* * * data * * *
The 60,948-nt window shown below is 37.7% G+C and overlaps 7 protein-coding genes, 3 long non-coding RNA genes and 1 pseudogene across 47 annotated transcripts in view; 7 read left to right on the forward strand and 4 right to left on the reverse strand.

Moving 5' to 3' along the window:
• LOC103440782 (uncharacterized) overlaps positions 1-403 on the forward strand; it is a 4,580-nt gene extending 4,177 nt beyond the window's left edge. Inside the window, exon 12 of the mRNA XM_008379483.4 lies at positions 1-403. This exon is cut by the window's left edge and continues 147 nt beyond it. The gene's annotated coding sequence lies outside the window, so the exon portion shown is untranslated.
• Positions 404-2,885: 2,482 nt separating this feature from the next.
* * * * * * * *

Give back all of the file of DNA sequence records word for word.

The 60,948-nt window shown below is 37.7% G+C and overlaps 7 protein-coding genes, 3 long non-coding RNA genes and 1 pseudogene across 47 annotated transcripts in view; 7 read left to right on the forward strand and 4 right to left on the reverse strand.

Moving 5' to 3' along the window:
• LOC103440782 (uncharacterized) overlaps positions 1-403 on the forward strand; it is a 4,580-nt gene extending 4,177 nt beyond the window's left edge. Inside the window, exon 12 of the mRNA XM_008379483.4 lies at positions 1-403. This exon is cut by the window's left edge and continues 147 nt beyond it. The gene's annotated coding sequence lies outside the window, so the exon portion shown is untranslated.
• Positions 404-2,885: 2,482 nt separating this feature from the next.